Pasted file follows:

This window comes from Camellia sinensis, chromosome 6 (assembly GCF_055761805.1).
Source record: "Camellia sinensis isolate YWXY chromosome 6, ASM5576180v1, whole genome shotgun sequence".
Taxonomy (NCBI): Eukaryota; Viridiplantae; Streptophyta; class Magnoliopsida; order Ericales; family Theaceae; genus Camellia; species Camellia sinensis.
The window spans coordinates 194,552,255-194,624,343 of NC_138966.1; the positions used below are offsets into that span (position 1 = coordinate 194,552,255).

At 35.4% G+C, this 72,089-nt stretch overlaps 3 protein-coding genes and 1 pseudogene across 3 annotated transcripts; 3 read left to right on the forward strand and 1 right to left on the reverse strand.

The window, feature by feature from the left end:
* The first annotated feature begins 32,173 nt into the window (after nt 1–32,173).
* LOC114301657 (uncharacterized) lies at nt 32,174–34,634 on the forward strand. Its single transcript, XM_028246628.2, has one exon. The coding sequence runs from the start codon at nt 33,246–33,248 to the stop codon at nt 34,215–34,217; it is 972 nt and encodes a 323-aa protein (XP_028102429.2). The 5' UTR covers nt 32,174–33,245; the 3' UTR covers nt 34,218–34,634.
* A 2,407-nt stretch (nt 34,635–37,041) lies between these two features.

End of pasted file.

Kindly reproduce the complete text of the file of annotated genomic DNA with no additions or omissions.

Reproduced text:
This window comes from Camellia sinensis, chromosome 6 (assembly GCF_055761805.1).
Source record: "Camellia sinensis isolate YWXY chromosome 6, ASM5576180v1, whole genome shotgun sequence".
Taxonomy (NCBI): Eukaryota; Viridiplantae; Streptophyta; class Magnoliopsida; order Ericales; family Theaceae; genus Camellia; species Camellia sinensis.
The window spans coordinates 194,552,255-194,624,343 of NC_138966.1; the positions used below are offsets into that span (position 1 = coordinate 194,552,255).

At 35.4% G+C, this 72,089-nt stretch overlaps 3 protein-coding genes and 1 pseudogene across 3 annotated transcripts; 3 read left to right on the forward strand and 1 right to left on the reverse strand.

The window, feature by feature from the left end:
* The first annotated feature begins 32,173 nt into the window (after nt 1–32,173).
* LOC114301657 (uncharacterized) lies at nt 32,174–34,634 on the forward strand. Its single transcript, XM_028246628.2, has one exon. The coding sequence runs from the start codon at nt 33,246–33,248 to the stop codon at nt 34,215–34,217; it is 972 nt and encodes a 323-aa protein (XP_028102429.2). The 5' UTR covers nt 32,174–33,245; the 3' UTR covers nt 34,218–34,634.
* A 2,407-nt stretch (nt 34,635–37,041) lies between these two features.